From the perspective of Widmer, the IoT transformation at Bosch is ongoing. “Of course, there are challenges and opportunities in a connected world. There are bound to be bumps in the road,” he says.
Challenges of implementing Industry 4.0
As always, market volatility is a challenge. With every fluctuation in the market, more resiliency is required, along with reliable and expeditious data. “Businesses have to perform in a volatile, uncertain, complex and ambiguous environment,” says Bettina Stoob, Head of Innovation, AGCS. “Economies of scale as a business mantra will be replaced by speed-to-market in the fourth industrial era.”
Add to that the desire to extract real value and analysis from all the received and processed data and it’s easy to see the challenge. According to a study by CRO Forum3, data analytics can boost productivity and generate savings – if it is used right.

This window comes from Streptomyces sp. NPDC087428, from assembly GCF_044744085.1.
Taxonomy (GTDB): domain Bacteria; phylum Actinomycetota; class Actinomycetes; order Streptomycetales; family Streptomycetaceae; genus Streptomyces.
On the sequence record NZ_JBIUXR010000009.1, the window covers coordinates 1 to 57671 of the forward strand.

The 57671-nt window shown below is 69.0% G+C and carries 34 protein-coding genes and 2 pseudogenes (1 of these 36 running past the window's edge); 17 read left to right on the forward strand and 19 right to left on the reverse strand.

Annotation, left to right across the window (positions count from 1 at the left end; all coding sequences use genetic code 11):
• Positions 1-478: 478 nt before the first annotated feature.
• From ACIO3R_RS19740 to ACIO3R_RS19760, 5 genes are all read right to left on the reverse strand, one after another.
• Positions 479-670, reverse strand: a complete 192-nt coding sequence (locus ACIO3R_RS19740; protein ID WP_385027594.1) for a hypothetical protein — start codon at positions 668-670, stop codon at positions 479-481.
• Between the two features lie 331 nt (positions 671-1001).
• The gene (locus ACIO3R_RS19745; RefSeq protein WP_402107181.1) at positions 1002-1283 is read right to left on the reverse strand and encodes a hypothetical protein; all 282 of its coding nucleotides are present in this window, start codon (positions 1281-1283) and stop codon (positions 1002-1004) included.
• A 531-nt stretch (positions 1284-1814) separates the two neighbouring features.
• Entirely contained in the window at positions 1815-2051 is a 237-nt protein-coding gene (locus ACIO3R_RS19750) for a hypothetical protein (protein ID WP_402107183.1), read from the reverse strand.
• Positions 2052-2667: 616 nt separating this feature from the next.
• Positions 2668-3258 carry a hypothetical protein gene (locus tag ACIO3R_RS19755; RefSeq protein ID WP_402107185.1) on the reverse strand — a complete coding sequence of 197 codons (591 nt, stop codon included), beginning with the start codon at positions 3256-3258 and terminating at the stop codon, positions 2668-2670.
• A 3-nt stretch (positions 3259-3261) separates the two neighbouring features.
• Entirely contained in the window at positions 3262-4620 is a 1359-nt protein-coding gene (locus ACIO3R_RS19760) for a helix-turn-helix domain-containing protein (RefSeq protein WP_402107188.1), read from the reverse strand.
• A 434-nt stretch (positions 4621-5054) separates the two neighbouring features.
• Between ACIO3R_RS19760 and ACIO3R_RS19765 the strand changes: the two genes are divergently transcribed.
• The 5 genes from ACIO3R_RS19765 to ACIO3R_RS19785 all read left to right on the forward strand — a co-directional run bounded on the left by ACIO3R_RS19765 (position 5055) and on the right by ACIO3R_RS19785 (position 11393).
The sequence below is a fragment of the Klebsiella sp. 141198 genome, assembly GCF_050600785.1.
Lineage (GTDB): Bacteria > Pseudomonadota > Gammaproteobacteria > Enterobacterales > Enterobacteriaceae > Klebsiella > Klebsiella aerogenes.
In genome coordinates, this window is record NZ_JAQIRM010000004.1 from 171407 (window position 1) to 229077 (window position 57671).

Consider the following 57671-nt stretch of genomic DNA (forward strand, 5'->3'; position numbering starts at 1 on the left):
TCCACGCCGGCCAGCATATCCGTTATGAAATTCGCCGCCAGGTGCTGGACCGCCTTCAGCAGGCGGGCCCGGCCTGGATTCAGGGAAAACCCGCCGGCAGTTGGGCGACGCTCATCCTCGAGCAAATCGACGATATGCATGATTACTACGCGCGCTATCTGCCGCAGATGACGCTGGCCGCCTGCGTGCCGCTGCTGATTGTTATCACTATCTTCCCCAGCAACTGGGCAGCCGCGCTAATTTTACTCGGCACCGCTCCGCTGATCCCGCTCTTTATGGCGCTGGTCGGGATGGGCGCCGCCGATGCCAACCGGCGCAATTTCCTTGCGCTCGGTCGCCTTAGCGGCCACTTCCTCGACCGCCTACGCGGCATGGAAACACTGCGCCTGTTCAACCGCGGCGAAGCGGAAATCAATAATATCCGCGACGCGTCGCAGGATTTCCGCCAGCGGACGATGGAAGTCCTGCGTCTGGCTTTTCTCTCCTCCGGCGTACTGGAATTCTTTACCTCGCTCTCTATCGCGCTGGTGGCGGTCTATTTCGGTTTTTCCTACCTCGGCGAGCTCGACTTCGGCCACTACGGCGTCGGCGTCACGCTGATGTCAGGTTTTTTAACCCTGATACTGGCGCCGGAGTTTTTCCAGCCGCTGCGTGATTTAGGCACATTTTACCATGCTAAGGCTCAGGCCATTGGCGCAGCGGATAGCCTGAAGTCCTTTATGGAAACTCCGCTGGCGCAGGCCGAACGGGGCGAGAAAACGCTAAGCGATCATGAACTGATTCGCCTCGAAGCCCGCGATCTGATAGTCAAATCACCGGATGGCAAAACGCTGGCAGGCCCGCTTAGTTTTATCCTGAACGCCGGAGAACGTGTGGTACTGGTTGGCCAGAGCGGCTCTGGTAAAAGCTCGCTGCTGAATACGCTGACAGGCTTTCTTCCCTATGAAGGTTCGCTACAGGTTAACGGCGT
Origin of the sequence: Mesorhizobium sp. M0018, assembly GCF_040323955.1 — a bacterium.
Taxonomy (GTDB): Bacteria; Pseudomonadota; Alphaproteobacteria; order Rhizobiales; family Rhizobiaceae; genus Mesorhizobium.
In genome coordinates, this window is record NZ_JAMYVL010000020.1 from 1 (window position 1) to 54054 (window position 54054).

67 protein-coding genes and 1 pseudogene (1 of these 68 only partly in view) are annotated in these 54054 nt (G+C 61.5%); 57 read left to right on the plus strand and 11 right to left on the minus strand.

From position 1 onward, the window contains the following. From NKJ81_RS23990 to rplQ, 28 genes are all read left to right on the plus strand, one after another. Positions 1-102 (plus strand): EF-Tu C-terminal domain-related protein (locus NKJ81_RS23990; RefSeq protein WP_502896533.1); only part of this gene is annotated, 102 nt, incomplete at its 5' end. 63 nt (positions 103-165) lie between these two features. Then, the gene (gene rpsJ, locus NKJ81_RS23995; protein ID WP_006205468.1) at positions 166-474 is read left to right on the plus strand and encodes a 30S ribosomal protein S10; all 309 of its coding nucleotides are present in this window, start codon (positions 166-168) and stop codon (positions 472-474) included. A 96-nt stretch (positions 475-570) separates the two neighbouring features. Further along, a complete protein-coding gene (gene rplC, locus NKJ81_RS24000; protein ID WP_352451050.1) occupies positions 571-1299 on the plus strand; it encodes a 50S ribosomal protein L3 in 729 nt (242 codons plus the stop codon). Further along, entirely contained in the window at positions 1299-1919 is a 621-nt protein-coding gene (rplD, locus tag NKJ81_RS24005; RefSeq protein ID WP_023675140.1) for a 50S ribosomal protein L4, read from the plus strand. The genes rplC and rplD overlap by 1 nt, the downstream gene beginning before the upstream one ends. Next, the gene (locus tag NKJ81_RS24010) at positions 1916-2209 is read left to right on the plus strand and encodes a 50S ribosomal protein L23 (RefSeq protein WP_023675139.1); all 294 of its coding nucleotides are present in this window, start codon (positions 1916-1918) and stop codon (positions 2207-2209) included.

Bosch’s smart factories use data for a number of activities but the more difficult task is to find value-added uses for all the data. “Data alone is nothing,” says Widmer. “It must be transferred into useful information to be beneficial.”
Other challenges involve individual customer requirements, since in the IoT model delivery times and product life cycles are shortened. “The most revolutionary topic in all of the Industry 4.0 discussion is disruptive business models,” says Widmer. Technology has developed at a robust pace, but as a business model it has been disruptive.”
There are risk considerations, workforce implications, and process upgrades to make, just to get in the game. “Industry 4.0 is a tool for managers to learn more about production processes and process improvement,” says Widmer. “It isn’t just that we implement something new and consider it done. Change happens – and that’s a good thing. With change comes opportunities.”
Big opportunities with Industry 4.0
But is this new model an industrial revolution or just another evolution? “If you look for technological trends that have come to us through connected industry,” says Widmer, “the argument can be made that the “IoT” is truly revolutionary.” Bosch has a stake in the revolution by equipping several of their 250 or so global factories with the full range of smart technologies.